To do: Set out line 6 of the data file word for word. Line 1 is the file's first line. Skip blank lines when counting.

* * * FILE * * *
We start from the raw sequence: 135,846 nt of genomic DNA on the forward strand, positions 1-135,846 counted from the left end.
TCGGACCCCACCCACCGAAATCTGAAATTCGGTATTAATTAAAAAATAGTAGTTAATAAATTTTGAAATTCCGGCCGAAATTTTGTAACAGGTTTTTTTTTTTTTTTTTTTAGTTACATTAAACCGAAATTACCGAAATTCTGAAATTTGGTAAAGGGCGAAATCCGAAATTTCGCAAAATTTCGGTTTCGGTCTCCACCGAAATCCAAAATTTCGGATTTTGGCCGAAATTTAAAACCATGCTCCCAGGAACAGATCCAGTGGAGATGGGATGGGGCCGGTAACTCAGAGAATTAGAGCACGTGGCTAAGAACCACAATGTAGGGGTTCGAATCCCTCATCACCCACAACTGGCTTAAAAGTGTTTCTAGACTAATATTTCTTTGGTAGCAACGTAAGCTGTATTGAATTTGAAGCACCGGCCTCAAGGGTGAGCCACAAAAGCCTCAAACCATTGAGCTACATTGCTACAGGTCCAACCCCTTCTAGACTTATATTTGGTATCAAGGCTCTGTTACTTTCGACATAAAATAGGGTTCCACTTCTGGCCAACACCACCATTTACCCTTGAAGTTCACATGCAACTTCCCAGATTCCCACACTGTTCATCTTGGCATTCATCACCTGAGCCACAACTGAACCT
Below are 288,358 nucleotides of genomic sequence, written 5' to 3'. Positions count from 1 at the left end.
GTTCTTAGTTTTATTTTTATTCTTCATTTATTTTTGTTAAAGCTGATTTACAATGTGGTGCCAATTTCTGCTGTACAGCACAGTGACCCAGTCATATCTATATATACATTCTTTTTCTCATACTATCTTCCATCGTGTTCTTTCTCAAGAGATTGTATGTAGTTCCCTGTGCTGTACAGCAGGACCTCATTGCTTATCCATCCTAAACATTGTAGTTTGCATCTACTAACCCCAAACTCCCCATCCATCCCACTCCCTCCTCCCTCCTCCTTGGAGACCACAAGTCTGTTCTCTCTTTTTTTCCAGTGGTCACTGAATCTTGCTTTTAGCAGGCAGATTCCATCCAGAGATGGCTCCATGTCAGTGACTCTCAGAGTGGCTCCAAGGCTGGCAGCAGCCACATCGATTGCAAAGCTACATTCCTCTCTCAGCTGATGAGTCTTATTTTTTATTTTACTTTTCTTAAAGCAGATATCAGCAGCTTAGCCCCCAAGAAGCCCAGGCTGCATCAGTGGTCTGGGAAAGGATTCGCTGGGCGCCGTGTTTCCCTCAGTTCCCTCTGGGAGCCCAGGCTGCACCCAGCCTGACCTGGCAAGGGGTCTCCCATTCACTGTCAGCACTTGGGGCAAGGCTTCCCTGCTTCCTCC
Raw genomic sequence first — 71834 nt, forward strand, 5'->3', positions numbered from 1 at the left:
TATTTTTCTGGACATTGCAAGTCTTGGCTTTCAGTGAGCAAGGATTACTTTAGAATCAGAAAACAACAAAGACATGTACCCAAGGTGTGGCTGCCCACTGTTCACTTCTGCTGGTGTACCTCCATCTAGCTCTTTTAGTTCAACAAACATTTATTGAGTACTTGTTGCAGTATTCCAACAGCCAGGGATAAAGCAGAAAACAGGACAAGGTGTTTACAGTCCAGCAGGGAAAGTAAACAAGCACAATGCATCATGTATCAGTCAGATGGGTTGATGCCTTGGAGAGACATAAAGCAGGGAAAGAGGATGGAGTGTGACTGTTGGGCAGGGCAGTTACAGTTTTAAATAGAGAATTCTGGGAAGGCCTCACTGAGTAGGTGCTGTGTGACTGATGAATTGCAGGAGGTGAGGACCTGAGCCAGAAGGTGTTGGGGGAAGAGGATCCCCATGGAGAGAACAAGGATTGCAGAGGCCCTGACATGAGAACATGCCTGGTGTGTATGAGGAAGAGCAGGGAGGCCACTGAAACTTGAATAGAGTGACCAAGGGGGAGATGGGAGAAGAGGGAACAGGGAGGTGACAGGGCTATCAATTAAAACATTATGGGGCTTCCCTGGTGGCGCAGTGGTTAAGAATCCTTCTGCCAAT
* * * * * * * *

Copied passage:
TATTTTTCTGGACATTGCAAGTCTTGGCTTTCAGTGAGCAAGGATTACTTTAGAATCAGAAAACAACAAAGACATGTACCCAAGGTGTGGCTGCCCACTGTTCACTTCTGCTGGTGTACCTCCATCTAGCTCTTTTAGTTCAACAAACATTTATTGAGTACTTGTTGCAGTATTCCAACAGCCAGGGATAAAGCAGAAAACAGGACAAGGTGTTTACAGTCCAGCAGGGAAAGTAAACAAGCACAATGCATCATGTATCAGTCAGATGGGTTGATGCCTTGGAGAGACATAAAGCAGGGAAAGAGGATGGAGTGTGACTGTTGGGCAGGGCAGTTACAGTTTTAAATAGAGAATTCTGGGAAGGCCTCACTGAGTAGGTGCTGTGTGACTGATGAATTGCAGGAGGTGAGGACCTGAGCCAGAAGGTGTTGGGGGAAGAGGATCCCCATGGAGAGAACAAGGATTGCAGAGGCCCTGACATGAGAACATGCCTGGTGTGTATGAGGAAGAGCAGGGAGGCCACTGAAACTTGAATAGAGTGACCAAGGGGGAGATGGGAGAAGAGGGAACAGGGAGGTGACAGGGCTATCAATTAAAACATTATGGGGCTTCCCTGGTGGCGCAGTGGTTAAGAATCCTTCTGCCAAT